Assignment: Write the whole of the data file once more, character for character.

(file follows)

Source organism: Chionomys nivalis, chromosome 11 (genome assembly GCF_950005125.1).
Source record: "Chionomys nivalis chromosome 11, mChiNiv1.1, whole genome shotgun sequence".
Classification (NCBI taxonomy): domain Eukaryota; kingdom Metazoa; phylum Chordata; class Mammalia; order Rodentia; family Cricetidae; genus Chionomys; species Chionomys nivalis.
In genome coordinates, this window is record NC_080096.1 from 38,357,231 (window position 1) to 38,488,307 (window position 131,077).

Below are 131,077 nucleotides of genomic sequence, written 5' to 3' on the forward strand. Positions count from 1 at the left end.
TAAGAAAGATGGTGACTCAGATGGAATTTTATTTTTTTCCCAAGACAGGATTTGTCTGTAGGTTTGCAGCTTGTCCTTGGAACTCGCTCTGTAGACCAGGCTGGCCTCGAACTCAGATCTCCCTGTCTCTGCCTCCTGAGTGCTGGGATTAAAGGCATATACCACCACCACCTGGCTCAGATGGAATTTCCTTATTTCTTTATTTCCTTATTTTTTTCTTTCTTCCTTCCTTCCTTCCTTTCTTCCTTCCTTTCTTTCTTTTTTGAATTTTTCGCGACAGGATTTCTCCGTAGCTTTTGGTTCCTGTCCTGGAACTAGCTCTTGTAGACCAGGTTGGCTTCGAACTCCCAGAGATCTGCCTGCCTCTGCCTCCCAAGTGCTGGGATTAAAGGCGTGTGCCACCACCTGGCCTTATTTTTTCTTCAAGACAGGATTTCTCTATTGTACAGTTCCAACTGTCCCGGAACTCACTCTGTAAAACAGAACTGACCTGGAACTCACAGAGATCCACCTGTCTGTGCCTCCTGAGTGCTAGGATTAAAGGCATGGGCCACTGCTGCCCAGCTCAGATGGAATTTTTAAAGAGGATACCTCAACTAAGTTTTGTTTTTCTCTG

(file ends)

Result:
Source organism: Chionomys nivalis, chromosome 11 (genome assembly GCF_950005125.1).
Source record: "Chionomys nivalis chromosome 11, mChiNiv1.1, whole genome shotgun sequence".
Classification (NCBI taxonomy): domain Eukaryota; kingdom Metazoa; phylum Chordata; class Mammalia; order Rodentia; family Cricetidae; genus Chionomys; species Chionomys nivalis.
In genome coordinates, this window is record NC_080096.1 from 38,357,231 (window position 1) to 38,488,307 (window position 131,077).

Below are 131,077 nucleotides of genomic sequence, written 5' to 3' on the forward strand. Positions count from 1 at the left end.
TAAGAAAGATGGTGACTCAGATGGAATTTTATTTTTTTCCCAAGACAGGATTTGTCTGTAGGTTTGCAGCTTGTCCTTGGAACTCGCTCTGTAGACCAGGCTGGCCTCGAACTCAGATCTCCCTGTCTCTGCCTCCTGAGTGCTGGGATTAAAGGCATATACCACCACCACCTGGCTCAGATGGAATTTCCTTATTTCTTTATTTCCTTATTTTTTTCTTTCTTCCTTCCTTCCTTCCTTTCTTCCTTCCTTTCTTTCTTTTTTGAATTTTTCGCGACAGGATTTCTCCGTAGCTTTTGGTTCCTGTCCTGGAACTAGCTCTTGTAGACCAGGTTGGCTTCGAACTCCCAGAGATCTGCCTGCCTCTGCCTCCCAAGTGCTGGGATTAAAGGCGTGTGCCACCACCTGGCCTTATTTTTTCTTCAAGACAGGATTTCTCTATTGTACAGTTCCAACTGTCCCGGAACTCACTCTGTAAAACAGAACTGACCTGGAACTCACAGAGATCCACCTGTCTGTGCCTCCTGAGTGCTAGGATTAAAGGCATGGGCCACTGCTGCCCAGCTCAGATGGAATTTTTAAAGAGGATACCTCAACTAAGTTTTGTTTTTCTCTG